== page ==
There are moments in life when the horizon seems so grim – socially, politically – that a good party becomes an expression of normality. It’s a reminder that we’re all still standing: the wheels have not yet fallen off. The fat lady has not yet sung her final song. We long to reclaim the familiar and to make sense of the the absurdities and contradictions that surround us. We need reminding that despite the chaos that prevails, a good knees-up in a field surrounded by glorious people and music that warms the soul is still the best litmus test of the nation’s temperament.
Which brings us to Shindig Festival, now in its sixth year of revelry. Gilcombe Farm is such a beautiful setting, nestled in the valley of the Somerset hills, surrounded by undulating green hills and forest. The festival itself follows the natural flow of the site, from the glitchy, bass-heavy vibrations of the Ghetto Funk Nightclub at one end, to the raffish and anarchic Naughtylicious crowning the Bay of Good Vibes up on the hill.
There is no main tent or tedious hierarchy; each artist is given the space that suits them best and this level-headed approach strengthens the sense of unity in the crowd. And what a crowd! Shindig has gained a reputation over the years for attracting a diverse gathering which gives it a richness and kindness that makes it particularly friendly.
There is no main tent or tedious hierarchy; each artist is given the space that suits them best
Where to start with the music? Boca 45 teased the throng at the Dig Inn with his hip hop beats and a heavy dose of funk and brass; Mr Thing, the self-confessed champion nerd, was sharp on his heels spinning his turntable wizardry. The Herbaliser had our backs on Saturday, bringing their cinematic metronome of jazz, scratching and rap to Dig Inn, landing somewhere between funk and psychedelia.
The promise of Altern8 playing Tutti Frutti in the setting sun was like a flame to moths
The promise of Altern8 playing Tutti Frutti in the setting sun was like a flame to moths, where a satisfying set of old 90s rave classics packed out the tent. It’s a particularly excellent gathering spot to meet like-minded souls and catch the last solar rays, whilst scratching the drum and bass itch between your shoulder blades. Doc Scott brought the culture alive with a punchy mix of rave, jungle and drum and bass.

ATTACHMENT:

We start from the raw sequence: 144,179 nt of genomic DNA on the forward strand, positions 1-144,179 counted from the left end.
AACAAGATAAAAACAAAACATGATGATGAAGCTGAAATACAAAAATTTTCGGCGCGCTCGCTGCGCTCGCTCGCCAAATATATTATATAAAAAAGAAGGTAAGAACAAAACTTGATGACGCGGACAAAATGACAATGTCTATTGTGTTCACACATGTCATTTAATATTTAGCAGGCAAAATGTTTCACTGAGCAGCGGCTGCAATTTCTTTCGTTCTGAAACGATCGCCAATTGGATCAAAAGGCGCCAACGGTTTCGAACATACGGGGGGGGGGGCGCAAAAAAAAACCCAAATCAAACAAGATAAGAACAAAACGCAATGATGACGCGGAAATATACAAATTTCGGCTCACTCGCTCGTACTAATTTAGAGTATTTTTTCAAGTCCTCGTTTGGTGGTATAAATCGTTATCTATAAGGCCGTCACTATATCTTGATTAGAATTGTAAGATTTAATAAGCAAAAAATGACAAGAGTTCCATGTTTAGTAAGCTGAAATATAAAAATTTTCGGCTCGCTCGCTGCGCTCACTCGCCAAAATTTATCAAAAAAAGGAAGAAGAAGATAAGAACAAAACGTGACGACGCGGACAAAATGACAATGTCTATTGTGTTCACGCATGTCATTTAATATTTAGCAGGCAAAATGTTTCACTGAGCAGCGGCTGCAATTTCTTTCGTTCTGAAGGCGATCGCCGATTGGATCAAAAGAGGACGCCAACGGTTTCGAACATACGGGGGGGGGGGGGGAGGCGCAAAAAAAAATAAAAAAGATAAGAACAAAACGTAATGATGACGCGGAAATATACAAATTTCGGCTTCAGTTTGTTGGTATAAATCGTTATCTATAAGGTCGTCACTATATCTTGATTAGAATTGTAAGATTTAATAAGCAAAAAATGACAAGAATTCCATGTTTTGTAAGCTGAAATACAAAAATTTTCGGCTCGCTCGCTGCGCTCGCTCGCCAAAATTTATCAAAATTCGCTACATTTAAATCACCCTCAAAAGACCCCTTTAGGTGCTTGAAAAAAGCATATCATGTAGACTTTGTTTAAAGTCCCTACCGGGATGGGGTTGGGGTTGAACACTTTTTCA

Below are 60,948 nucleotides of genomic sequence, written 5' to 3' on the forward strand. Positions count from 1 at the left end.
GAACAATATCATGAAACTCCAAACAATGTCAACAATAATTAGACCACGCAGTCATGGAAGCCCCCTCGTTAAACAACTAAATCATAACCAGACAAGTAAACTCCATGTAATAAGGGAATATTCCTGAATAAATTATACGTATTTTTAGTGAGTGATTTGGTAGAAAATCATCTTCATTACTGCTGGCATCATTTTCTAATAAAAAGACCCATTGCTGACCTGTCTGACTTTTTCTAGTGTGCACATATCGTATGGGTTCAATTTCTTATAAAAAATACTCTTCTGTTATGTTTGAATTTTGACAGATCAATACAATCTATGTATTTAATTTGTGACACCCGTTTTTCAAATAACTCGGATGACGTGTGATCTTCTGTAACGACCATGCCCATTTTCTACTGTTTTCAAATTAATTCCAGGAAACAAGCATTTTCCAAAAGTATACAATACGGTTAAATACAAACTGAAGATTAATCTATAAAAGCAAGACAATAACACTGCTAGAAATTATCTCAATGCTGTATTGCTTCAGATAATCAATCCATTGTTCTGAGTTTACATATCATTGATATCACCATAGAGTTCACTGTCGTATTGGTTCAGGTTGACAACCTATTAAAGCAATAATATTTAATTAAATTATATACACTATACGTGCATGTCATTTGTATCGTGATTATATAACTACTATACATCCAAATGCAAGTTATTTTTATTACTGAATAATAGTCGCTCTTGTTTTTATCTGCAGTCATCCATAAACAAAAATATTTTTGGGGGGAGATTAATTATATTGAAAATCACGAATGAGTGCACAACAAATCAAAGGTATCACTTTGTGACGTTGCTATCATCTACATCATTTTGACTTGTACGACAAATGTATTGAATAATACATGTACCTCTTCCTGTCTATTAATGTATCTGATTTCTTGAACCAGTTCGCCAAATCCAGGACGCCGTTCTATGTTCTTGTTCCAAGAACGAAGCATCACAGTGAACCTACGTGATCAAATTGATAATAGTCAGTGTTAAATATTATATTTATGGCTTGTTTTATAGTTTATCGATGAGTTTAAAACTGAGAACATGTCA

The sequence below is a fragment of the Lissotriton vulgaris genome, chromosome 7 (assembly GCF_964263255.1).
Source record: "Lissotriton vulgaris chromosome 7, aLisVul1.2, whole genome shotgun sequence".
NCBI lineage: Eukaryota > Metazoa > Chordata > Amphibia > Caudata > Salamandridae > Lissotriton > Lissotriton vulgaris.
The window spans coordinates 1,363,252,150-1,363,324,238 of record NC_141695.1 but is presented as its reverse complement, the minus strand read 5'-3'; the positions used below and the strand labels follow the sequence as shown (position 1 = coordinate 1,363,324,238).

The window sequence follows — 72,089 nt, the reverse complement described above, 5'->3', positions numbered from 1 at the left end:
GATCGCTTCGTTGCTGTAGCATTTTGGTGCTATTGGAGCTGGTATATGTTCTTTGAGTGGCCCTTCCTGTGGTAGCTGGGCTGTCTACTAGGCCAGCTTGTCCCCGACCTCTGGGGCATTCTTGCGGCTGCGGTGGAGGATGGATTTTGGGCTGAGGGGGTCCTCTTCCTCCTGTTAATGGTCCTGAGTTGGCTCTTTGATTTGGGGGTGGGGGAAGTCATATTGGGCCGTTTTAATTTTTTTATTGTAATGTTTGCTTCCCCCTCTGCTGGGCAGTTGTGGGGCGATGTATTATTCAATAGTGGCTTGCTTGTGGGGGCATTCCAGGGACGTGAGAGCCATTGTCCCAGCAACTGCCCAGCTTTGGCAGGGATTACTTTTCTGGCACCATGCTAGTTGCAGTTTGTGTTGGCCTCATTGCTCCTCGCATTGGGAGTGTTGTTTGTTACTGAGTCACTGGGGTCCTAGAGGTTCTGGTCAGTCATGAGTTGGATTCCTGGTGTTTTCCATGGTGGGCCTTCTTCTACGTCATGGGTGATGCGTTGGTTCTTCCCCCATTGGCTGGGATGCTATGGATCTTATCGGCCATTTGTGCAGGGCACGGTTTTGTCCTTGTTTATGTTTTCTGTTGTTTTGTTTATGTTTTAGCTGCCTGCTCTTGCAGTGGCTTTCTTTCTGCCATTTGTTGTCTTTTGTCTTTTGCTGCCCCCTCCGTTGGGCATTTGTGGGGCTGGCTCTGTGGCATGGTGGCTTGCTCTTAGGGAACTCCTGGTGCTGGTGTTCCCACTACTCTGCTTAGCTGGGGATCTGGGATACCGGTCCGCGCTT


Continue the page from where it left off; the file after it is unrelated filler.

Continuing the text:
Outside of turntable territory, a live set from Gypsy Unit stoked the fire at Naughtlicious with their irrepressible Balkan rhythms and toothsome basslines. Their track Bring me Bassline was like throwing a firecracker into the dance floor – a mini riot of feathers, glitter and badass dance moves.
a mini riot of feathers, glitter and badass dance moves
The Dub Pistols are always a guaranteed shot in the arm and they didn’t disappoint; they are the punks of the scene, the arbitrators of disorder. Don Letts and Gardna played out on Saturday; it’s an intriguing pairing, Don Letts being king of his particular castle and the granddaddy of culture clash grooves. Gardna spits his lyrics with an entirely different energy – he is viciously contemporary and the juxtaposition of the two creates a unique atmosphere on stage.
Gardna spits his lyrics with an entirely different energy – he is viciously contemporary and the juxtaposition of the two creates a unique atmosphere on stage
The live music continued with force on Sunday. Henge was totally unexpected brilliance – divisive, weird, expansive. There was a spaceman and a dinosaur. It is festival music in its most fitting incarnation.
Ozomatli featuring Chali 2na brought extraordinary musical dexterity and a huge outpouring of vitality to Dig Inn on Sunday evening. The warmth and spirit of their performance attracted the biggest crowd yet, creating a spiritual narrative that encapsulated their global family.
a sprinkling of devil dust, gutter glitter and all the beats in between
Crazy P was the highlight of my festival – I’d not seen them live before and Danielle Moore’s mastery of the stage blew my tiny mind. Earlier in the day, we’d watched a BBC Introducing panel talking about the challenges of being a woman in the music industry: here was a pro proving that gender should never be an obstacle. There’s a mix of savagery and warmth in their set; a sprinkling of devil dust, gutter glitter and all the beats in between.
The main ethos of Shindig has always been one of inclusivity and the feel of a free party. It has increased in size again this year by another 2000 people, but while last year the infrastructure struggled to bear the weight of the increased numbers, this year Shindig aced it. There were enough loos, bars were busy but staff were friendly and efficient, and it felt that there was space to get lost (and hopefully found).
There was a lot of love there. It’s rare to go to a festival so comfortable with its identity that there is a complete lack of artifice surrounding it. I think that’s now the prevailing ethos of Shindig, this time a bit older and wiser. Be comfortable in your own skin, whoever you are: this show is most definitely still on the road.
early bird tickets for Shindig Festival 2020 are already sold out
It’s no surprise that early bird tickets for Shindig Festival 2020 are already sold out, with the festival selling out way in advance every year. If you want to snap up your tickets for next year’s knees up, we’d do it fast! Tickets are available now here: ticketline.co.uk/shindig#tour
Words by Anna Bywater
Photos by James Hitchcock, Tony Jupp, Nathan Roach, Jason Bryant and Nick Clague